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Do you think you know what others want and need at work?

Think again.

Heather Younger, a workplace culture expert, two-time TEDx keynote speaker, and author, says that many companies suffer from a lack of active listening, the one element that has the power to positively transform their culture.

“We are, many of us, going about our work lives assuming what others want and need from us without really ever knowing the truth behind those wants and needs,” says Younger.

In her personal review of over 30,000 employee and customer surveys and facilitation of hundreds of focus groups, Heather Younger discovered one universal truth: we all want to be heard.

“I wrote this book because I discovered two things through my work in organizational listening:

  1. Employees and customers were often so grateful when my firm was brought in to do listening sessions with them. They would say things like, ‘This feels so good and like my leadership cares for me because you created this space for us to tell you what we want.’
  2. I could see that many inside organizations aren’t really ever listening to one another or customers in a fruitful way. People often listen for their own outcomes, not to help the other.”

Determined to teach people a better way, Younger outlined a five-step framework on how to listen successfully and act on what you’re hearing:

Step 1: Recognize the unsaid

Active listening begins by picking up on important signals. Many people are afraid to share and discuss sensitive topics in the workplace. Younger says the first step is for leaders to safely explore what everyone hesitates to say out loud. Then, be proactive in planting the seeds of change by giving your team the feeling of being heard, hope about imminent changes, clarity about where you are now, and shared knowledge about what needs to be addressed.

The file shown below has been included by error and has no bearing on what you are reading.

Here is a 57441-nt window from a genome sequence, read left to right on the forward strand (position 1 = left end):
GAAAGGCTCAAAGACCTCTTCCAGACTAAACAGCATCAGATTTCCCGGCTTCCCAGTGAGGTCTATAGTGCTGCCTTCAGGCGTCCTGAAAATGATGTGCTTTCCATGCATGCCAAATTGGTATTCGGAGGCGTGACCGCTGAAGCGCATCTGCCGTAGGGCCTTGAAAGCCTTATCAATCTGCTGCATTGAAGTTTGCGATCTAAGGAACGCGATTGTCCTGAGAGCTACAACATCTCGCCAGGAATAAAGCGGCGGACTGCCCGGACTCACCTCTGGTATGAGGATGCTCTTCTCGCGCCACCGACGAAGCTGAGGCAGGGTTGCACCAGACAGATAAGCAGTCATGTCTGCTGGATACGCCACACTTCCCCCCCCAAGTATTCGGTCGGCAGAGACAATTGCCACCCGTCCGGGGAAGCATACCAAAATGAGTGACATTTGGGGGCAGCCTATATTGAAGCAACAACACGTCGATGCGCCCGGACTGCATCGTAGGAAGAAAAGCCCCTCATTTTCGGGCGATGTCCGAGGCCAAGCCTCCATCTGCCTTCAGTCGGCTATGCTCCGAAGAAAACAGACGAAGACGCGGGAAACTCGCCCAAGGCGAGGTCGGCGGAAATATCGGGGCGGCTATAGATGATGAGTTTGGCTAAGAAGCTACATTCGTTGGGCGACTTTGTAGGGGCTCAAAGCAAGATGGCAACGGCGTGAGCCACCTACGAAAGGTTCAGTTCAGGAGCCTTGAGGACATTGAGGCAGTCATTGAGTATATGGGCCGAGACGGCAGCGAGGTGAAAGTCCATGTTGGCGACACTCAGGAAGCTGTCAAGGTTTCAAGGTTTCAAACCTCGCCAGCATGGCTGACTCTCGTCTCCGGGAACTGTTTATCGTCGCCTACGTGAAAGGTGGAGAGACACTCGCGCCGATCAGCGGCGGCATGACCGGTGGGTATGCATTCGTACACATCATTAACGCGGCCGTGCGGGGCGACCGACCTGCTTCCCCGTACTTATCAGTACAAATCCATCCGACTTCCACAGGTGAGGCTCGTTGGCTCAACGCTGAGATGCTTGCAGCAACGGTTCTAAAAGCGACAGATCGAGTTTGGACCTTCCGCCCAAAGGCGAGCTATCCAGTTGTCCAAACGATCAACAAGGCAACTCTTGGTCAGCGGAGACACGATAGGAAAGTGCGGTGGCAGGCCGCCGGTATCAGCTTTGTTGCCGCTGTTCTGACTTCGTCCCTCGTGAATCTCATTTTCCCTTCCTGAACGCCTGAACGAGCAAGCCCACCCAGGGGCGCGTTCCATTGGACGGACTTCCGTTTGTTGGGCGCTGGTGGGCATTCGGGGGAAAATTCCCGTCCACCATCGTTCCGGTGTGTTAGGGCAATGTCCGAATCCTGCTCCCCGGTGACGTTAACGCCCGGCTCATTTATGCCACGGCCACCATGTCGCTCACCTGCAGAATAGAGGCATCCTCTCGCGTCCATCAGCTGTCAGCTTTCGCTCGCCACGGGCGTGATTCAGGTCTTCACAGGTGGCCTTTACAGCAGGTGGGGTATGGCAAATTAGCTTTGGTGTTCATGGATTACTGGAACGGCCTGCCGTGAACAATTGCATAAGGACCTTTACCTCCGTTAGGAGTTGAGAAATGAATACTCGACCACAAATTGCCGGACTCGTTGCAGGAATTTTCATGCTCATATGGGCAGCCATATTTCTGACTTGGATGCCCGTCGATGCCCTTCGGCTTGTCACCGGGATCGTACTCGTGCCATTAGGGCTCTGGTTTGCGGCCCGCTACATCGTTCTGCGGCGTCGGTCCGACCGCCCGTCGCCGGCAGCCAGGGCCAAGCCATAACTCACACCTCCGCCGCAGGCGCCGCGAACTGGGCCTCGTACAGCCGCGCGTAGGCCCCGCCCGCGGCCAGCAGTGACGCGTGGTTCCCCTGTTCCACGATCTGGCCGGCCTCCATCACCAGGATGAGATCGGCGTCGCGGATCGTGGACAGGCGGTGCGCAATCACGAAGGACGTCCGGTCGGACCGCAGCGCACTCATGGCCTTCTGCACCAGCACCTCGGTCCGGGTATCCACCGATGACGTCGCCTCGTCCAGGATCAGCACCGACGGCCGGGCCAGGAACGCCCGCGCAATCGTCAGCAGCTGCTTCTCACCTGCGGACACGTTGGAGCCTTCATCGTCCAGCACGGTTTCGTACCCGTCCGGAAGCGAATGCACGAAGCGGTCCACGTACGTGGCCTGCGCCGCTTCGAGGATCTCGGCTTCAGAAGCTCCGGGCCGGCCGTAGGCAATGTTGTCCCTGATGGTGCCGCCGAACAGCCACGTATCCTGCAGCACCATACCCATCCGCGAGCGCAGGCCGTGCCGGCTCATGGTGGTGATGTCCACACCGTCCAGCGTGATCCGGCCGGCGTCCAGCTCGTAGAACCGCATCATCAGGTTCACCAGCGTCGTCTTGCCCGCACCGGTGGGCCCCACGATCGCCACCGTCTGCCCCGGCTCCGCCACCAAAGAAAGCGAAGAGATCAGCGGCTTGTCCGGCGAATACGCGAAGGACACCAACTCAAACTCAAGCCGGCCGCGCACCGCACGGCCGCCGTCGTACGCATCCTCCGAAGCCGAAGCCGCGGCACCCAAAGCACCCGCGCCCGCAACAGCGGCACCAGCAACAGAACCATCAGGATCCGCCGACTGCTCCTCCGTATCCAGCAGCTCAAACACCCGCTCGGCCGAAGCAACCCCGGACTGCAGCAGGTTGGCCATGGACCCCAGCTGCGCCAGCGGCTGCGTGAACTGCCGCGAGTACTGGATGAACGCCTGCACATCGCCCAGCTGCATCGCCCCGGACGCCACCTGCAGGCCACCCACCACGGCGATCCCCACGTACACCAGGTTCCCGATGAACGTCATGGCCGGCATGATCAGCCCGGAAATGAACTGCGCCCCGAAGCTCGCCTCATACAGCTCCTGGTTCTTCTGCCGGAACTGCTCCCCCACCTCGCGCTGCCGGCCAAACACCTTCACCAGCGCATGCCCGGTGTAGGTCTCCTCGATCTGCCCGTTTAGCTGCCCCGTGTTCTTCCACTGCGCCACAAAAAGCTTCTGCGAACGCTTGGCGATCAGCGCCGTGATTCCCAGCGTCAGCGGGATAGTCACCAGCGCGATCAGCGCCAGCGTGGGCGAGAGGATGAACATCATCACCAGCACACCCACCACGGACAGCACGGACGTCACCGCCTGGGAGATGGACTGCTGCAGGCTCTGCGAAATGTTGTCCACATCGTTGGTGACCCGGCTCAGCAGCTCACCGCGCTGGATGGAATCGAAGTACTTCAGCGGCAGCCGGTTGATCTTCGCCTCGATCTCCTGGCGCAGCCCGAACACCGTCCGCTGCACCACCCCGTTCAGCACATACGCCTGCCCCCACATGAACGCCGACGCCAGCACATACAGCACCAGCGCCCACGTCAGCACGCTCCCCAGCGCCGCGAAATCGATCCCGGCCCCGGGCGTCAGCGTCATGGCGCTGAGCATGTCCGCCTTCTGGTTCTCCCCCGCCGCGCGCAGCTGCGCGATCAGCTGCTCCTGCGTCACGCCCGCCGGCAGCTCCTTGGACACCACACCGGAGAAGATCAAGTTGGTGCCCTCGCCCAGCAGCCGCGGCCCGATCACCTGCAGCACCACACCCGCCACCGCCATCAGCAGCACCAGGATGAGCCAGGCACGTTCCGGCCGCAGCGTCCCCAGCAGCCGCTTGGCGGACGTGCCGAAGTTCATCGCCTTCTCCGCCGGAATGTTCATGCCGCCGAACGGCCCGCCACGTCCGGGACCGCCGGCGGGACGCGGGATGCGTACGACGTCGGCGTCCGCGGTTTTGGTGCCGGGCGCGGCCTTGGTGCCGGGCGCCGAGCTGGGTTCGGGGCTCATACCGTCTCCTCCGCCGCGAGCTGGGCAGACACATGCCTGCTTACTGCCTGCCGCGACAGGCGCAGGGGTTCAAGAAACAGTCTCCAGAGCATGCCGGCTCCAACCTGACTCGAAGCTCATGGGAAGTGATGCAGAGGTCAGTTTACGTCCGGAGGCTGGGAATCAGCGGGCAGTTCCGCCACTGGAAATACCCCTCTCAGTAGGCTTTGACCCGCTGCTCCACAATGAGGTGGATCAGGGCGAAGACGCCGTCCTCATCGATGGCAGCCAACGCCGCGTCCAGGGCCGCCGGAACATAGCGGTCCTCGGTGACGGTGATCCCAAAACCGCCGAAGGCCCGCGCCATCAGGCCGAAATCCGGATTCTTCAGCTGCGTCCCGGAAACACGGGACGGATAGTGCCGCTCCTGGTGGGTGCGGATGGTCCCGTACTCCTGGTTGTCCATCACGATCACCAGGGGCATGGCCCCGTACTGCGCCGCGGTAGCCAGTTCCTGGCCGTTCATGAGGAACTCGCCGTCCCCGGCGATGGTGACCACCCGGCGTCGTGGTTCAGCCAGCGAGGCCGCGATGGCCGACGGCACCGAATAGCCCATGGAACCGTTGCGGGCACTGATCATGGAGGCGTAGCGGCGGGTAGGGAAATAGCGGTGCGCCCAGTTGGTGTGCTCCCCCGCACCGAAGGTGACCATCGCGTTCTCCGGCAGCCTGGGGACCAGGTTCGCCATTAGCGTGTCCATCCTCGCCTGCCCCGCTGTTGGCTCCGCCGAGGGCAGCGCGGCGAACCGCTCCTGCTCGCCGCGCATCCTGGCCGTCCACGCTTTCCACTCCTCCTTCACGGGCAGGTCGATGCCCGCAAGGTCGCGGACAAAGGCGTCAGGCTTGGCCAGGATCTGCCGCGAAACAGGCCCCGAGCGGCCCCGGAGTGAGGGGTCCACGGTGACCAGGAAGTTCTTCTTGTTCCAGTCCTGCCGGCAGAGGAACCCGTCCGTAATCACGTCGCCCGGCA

Step 2: Seek to understand

Next, capture insights and emotions through active listening to help everyone gain a deep understanding of what their team members and customers want and need. Younger says you can also use this knowledge of what your people care about as a foundation for measurable, organization-wide change.

Step 3: Decode

Once you have those valuable insights, the next step is deciphering what’s most important to your team members and customers. You’ll now have a complete picture of what people find unsatisfactory, challenging, or frustrating and have the opportunity to reflect on what changes will likely have the most significant impact.


Step 4: Act

This step is crucial, says Younger, because you have the tools you need to capture hearts and minds at every level. By leveraging insights from previous steps, you can build an inclusive and collaborative action plan that will help everyone feel excited, empowered, and deeply engaged as they contribute to and experience creating a transformational culture.

Step 5: Close the loop

The final step in the process is connecting the dots for your employees and customers by communicating how you’ve been listening, what you observe as missing, and the actions you’re taking as a result. This creates a virtuous cycle: as your team members feel valued, heard, and empowered, they own more, give more, and perform at higher levels of excellence, and your customers will reward you will brand loyalty.

Younger stresses that executives aren’t the only ones who benefit from mastering the art of active listening.

“This book is for everyone at work—from the front line to the C-suite to the board to those in internal service departments—who wants to get to the bottom of what people really want from them at work and leave people feeling heard.”


Source: Forbes

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